As crazy as the title sounds, there is an Egyptian artifact of thousands of years that lie somewhere in Madrid. City of fortune, history, and art, Madrid has a rich history with countless important events that shaped today’s world. With the amazing value of Madrid, it sure is a city that must be visited. With the beauties and specialities it possesses, Madrid establishes a unique style and characterizes itself like no other city in the whole world. One of these features that enrichen Madrid is a rather unique one: the Temple of Debod. Madrid is not precisely the original birthplace of this temple, but through series of events, it is now the home of this tremendous historical artifact in a square called “Calle de Irun.”
History of Temple of Debod
Located initially near a cataract of the Nile River in Nubia, the Temple of Debod was a temple devoted to the god Amun at the beginning of the second century before the common era. Built by the orders of the Kushite king of Meroë, this temple was merely a single-room chapel upon its construction. Where this chapel lay has originally been a region that saw a great number of rebellions and uprisings. Ruler of Meroë kingdom, Adikhalamani took advantage of rebellions against Ptolemy IV, extending his rule over southern parts of the region, where he built the Temple of Debod. Following the reign of numerous kings from the Ptolemaic dynasty, this chapel was extended on all sides, forming a temple-like structure. This stone-built temple wasn’t constructed as a whole until the efforts of Roman emperors Augustus and Tiberius. With a long heading path supported by stone-built walls, the road leads through three stone gateways and to the temple itself. Behind the gates, there is a sanctuary of Amun, a room where the offering table is stationed, several sanctuary rooms and a stairway to the rooftop.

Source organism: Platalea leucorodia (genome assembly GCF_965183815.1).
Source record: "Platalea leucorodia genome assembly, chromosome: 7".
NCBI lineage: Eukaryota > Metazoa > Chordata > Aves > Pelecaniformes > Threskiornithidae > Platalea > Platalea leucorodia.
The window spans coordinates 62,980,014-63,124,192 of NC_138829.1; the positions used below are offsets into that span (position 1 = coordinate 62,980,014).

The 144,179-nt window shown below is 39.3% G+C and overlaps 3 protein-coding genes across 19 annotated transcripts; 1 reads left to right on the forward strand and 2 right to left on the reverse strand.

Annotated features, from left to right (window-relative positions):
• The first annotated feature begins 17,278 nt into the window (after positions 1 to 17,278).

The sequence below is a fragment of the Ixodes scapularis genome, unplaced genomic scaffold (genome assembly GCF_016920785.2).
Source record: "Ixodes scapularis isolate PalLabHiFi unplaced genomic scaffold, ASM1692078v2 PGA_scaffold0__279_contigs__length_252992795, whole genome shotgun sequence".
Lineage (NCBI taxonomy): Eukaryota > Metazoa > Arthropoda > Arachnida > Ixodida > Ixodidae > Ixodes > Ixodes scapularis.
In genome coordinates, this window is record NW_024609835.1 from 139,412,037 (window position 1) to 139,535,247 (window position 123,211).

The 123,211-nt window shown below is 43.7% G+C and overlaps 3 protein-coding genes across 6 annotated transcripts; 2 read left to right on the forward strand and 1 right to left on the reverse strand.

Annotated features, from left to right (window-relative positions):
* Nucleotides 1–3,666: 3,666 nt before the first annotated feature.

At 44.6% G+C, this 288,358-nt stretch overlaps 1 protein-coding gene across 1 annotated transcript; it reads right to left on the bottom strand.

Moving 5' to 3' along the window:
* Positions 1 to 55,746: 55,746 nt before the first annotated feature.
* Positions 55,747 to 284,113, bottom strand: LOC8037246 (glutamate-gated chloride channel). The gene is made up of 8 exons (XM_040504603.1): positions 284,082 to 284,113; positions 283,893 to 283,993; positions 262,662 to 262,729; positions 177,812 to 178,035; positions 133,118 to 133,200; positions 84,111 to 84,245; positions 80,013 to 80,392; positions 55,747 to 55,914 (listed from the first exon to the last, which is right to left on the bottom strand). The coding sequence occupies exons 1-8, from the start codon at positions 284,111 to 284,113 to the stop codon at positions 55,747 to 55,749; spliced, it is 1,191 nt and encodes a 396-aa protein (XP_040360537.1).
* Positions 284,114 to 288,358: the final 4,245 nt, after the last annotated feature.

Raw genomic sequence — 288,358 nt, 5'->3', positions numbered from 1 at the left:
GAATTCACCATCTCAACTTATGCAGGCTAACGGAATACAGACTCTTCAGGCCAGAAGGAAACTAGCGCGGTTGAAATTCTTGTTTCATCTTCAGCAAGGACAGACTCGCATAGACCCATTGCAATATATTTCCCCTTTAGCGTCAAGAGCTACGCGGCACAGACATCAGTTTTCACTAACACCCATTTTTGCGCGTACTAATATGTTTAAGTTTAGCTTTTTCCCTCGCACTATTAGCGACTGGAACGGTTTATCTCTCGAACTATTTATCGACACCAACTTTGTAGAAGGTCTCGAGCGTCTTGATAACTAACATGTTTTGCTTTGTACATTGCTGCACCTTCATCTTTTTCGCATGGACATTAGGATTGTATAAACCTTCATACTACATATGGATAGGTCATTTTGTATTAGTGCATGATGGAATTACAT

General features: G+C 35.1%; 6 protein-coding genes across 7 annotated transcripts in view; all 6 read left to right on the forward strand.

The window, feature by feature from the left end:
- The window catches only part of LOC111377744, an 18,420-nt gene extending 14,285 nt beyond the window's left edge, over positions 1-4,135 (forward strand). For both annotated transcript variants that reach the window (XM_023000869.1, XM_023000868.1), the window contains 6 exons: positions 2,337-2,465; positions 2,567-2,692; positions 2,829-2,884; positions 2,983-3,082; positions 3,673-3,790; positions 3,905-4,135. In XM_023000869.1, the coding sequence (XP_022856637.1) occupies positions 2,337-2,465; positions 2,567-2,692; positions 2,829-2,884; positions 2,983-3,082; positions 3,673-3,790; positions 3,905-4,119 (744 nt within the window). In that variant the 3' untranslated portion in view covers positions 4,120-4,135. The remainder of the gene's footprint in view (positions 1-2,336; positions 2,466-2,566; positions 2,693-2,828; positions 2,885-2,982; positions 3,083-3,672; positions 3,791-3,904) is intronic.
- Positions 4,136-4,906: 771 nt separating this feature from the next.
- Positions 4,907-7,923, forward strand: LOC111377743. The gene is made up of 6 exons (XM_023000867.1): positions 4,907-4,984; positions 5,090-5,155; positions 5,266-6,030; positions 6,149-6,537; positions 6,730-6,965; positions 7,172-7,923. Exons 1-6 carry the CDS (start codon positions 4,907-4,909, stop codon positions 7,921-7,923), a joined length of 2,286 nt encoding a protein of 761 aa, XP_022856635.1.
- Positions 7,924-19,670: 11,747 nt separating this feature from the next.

Madrid and Temple of Debod
Well, one question may fill your thoughts since this temple was built and stationed in Nubia, Egypt – how did it find its way to Madrid? Following the construction of Aswan High Dam and Spain’s care over historical values, a series of events led to Temple of Debod finding his new home in Madrid. In 1960, the Egyptian government started the construction of Aswan High Dam, which posed a threat to numerous monuments, historical sites, and archaeological sites. It would increase the level of water bodies in a large region. With the following research, UNESCO made an international call to find a resolution for manners to protect these historical values in the best way possible. As Spain was among countries that had an urgent response and care for such occurrence, especially during the saving process of Abu Simbel temples, the Egyptian government donated the Temple of Debod to Spain in 1968. Transferred and rebuilt in a park located in Madrid, this temple started to open its gates for visitors in Spain in 1972. According to some researchers, this temple was facing some exposures as of our day and should be covered. Since February 2020, the Madrid city council managed to protect it from such damages.
With such an interesting journey from continent to continent, the Temple of Debod is essentially an Egyptian artifact that now lies over the soils of Madrid. Temple of Debod sure is a sight to be visited if you find yourself in Madrid with its beauty and mesmerizing appearance.